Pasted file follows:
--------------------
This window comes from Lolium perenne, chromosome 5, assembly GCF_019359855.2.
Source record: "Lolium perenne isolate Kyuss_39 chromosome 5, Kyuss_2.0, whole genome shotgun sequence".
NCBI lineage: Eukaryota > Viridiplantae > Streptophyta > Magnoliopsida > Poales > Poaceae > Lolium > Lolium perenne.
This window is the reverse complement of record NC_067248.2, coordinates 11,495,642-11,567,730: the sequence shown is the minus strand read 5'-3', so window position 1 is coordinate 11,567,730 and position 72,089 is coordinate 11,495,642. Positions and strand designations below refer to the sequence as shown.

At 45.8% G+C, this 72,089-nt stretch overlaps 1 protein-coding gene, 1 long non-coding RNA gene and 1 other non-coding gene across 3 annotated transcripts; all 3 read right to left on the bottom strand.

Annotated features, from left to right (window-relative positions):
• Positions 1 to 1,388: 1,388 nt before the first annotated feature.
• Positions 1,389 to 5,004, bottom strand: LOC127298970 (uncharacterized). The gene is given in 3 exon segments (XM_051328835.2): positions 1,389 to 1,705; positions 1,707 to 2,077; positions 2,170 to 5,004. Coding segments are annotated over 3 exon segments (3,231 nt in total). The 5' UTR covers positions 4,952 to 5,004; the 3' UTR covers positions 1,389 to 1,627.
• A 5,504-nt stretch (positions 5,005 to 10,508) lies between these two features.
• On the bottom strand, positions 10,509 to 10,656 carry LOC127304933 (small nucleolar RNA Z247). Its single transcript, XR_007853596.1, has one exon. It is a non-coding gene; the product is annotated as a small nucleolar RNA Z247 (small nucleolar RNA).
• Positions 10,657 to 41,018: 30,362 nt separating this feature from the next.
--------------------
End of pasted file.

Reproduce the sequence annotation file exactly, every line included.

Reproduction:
This window comes from Lolium perenne, chromosome 5, assembly GCF_019359855.2.
Source record: "Lolium perenne isolate Kyuss_39 chromosome 5, Kyuss_2.0, whole genome shotgun sequence".
NCBI lineage: Eukaryota > Viridiplantae > Streptophyta > Magnoliopsida > Poales > Poaceae > Lolium > Lolium perenne.
This window is the reverse complement of record NC_067248.2, coordinates 11,495,642-11,567,730: the sequence shown is the minus strand read 5'-3', so window position 1 is coordinate 11,567,730 and position 72,089 is coordinate 11,495,642. Positions and strand designations below refer to the sequence as shown.

At 45.8% G+C, this 72,089-nt stretch overlaps 1 protein-coding gene, 1 long non-coding RNA gene and 1 other non-coding gene across 3 annotated transcripts; all 3 read right to left on the bottom strand.

Annotated features, from left to right (window-relative positions):
• Positions 1 to 1,388: 1,388 nt before the first annotated feature.
• Positions 1,389 to 5,004, bottom strand: LOC127298970 (uncharacterized). The gene is given in 3 exon segments (XM_051328835.2): positions 1,389 to 1,705; positions 1,707 to 2,077; positions 2,170 to 5,004. Coding segments are annotated over 3 exon segments (3,231 nt in total). The 5' UTR covers positions 4,952 to 5,004; the 3' UTR covers positions 1,389 to 1,627.
• A 5,504-nt stretch (positions 5,005 to 10,508) lies between these two features.
• On the bottom strand, positions 10,509 to 10,656 carry LOC127304933 (small nucleolar RNA Z247). Its single transcript, XR_007853596.1, has one exon. It is a non-coding gene; the product is annotated as a small nucleolar RNA Z247 (small nucleolar RNA).
• Positions 10,657 to 41,018: 30,362 nt separating this feature from the next.